Lost in the Stars began life as a tune that would be incorporated in a quite possibly very ponderous Broadway show called Ulysses Africanus, a concoction by Kurt Weill and his most favoured collaborator the playwright Maxwell Anderson. I’m not sure who got luckier of the two when they found each other. Whatever, they had first collaborated on Knickerbocker Holiday a musical about the founding of New York. They managed to convince Walter Huston to play the lead of Peter Stuyvesant who headed up the first Dutch settlement of New Amsterdam which later became New York. Huston half sang, half recited the show’s big hit “September Song”. You can hear it if you click here. Or you can listen to a wondrous version by Lotte Lenya if you click here
Hollywood got hold of it in 1944 and Charles Coburn did duty as Stuyvesant. The film was directed by Harry Joe Brown, best known a decade later as the producer of the Ranown cycle of westerns with Randolph Scott.
Next up for the pair was Anderson’s idea for Ulysses Africanus a musical based on the life of a black slave entrusted by his master with the family silver. Ulysses becomes lost and spends eight years, including time in a minstrel show, trying to find his way home.
Kurt Weill’s biographer Foster Hirsch noted that Anderson rests his book (the script) “on a startlingly reactionary longing for the Old South, a world in which masters and slaves observed their places in a chain of being…..his book seemed to affirm the kindly master-loyal slave coupling as a social and racial ideal, the way things ought to be, and to present racial stereotypes not to contest but to reinforce them.”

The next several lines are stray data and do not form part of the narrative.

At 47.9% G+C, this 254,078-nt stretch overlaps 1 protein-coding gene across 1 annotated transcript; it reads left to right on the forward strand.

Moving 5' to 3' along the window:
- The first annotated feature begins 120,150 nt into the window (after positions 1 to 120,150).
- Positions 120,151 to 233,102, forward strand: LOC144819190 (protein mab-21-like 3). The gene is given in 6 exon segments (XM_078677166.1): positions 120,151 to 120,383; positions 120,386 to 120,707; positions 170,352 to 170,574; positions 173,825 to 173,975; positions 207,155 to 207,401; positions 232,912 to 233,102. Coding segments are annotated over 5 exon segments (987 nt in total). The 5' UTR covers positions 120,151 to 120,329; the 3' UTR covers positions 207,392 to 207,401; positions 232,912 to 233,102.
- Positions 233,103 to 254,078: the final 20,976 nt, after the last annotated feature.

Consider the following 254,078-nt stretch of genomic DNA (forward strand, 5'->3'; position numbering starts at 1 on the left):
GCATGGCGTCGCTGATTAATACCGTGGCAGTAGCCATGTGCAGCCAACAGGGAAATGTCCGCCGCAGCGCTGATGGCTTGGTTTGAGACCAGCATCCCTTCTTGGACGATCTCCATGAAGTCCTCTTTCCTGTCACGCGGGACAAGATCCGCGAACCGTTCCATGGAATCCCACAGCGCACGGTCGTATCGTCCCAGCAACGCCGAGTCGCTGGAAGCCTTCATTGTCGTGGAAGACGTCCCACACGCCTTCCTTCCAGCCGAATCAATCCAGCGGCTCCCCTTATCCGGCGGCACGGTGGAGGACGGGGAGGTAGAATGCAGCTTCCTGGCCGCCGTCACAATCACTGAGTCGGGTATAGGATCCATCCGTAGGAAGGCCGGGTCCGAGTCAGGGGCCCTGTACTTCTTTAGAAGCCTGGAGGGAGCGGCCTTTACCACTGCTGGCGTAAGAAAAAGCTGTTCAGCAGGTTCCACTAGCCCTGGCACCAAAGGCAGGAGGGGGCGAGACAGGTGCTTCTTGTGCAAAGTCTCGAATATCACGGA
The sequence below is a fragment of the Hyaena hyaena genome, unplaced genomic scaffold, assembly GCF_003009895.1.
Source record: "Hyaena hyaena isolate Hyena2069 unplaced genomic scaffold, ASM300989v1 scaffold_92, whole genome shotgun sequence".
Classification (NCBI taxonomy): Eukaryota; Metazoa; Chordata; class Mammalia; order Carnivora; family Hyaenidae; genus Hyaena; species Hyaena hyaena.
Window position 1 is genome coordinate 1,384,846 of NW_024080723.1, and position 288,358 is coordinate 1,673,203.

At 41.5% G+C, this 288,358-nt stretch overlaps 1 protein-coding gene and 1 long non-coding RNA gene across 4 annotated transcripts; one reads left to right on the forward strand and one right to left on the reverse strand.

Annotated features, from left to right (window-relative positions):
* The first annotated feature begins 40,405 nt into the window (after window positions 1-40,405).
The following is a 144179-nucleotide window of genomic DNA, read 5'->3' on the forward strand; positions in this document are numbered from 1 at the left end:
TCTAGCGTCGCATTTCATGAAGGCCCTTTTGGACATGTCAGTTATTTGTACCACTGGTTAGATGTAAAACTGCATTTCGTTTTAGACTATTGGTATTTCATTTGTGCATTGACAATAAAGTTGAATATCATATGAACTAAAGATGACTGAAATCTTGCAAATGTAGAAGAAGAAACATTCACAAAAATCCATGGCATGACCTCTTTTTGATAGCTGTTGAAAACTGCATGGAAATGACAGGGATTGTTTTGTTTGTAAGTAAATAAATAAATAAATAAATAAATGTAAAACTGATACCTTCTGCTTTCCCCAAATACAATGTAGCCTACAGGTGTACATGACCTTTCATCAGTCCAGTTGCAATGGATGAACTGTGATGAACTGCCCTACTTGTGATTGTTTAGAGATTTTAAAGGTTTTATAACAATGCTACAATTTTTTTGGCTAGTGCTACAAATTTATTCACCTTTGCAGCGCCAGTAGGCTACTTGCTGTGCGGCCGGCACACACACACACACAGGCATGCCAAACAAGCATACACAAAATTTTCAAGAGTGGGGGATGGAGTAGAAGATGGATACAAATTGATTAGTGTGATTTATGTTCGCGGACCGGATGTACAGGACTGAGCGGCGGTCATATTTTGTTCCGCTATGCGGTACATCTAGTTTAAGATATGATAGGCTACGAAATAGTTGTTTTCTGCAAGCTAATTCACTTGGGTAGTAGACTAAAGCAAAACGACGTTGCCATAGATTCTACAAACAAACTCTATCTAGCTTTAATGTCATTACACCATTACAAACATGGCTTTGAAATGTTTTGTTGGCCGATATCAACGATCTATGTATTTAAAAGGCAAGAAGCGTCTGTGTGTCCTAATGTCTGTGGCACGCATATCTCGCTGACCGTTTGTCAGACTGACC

The play, which contained three numbers that would have an enduring life (Lost in the Stars, A Little Gray House and Trouble Man), was ready to go in late 1939. Paul Robeson had already declined to join the cast and, after initial enthusiasm, Bill ‘Bojangles’ Robinson dropped out. When that happened Weill and Anderson abandoned he project.
Almost a decade later, Weill had urged Anderson to read Alan Paton’s “Cry the Beloved Country”. Anderson had then written to Paton seeking permission to turn it into a Broadway musical. Paton agreed though later it is said that he regretted his decision.
The major decision was for the singing to be done in concert with an onstage chorus, a departure, as Foster Hirsch notes, from Broadway convention. To direct the show Weill settled on Rouben Mamoulian. And, resurrected from Ulysses Africanus, the showstopper was what became the its title ‘Lost in the Stars’. The song was used as the climax of Act One. Alan Paton hated it. “…it was extremely painful for me to hear my humble hero in a riole that he could never have taken. It was made more painful for me by the fact that the song belonged to the death of God genre, or to put it more accurately, to the desertion-of-God genre. God had created the universe… but now He had gone away….So ‘we are lost out here in the stars’.” If you want to hear how the song sounded in the Broadway production when sung by Todd Duncan just click here.
When Daniel Mann made a film version of the play for the American Film Theatre back in the 70s, the song was almost perfunctory. Lead actor Brock Peters simply slips into a deserted church and unleashes it. No meaning, no context. They had to put it in but it was almost a distraction for the neo-realist version of Paton’s story and way way off the Weill Anderson Mamoulian stage show. A major missed opportunity.
Still the song has resonated through the ages. I sprang it on some friends over dinner in Canberra long ago and looked across the room to see one person, who had never heard of it or indeed of Kurt Weill, reduced to tears. Among the many versions you can find on YouTube are those by the again wondrous Lotte Lenya (available on a two disc set called Lotte Lenya sings American and Berlin Theatre Songs of Kurt Weill) and by Judy Garland and Elvis Costello and the Brodsky String Quartet.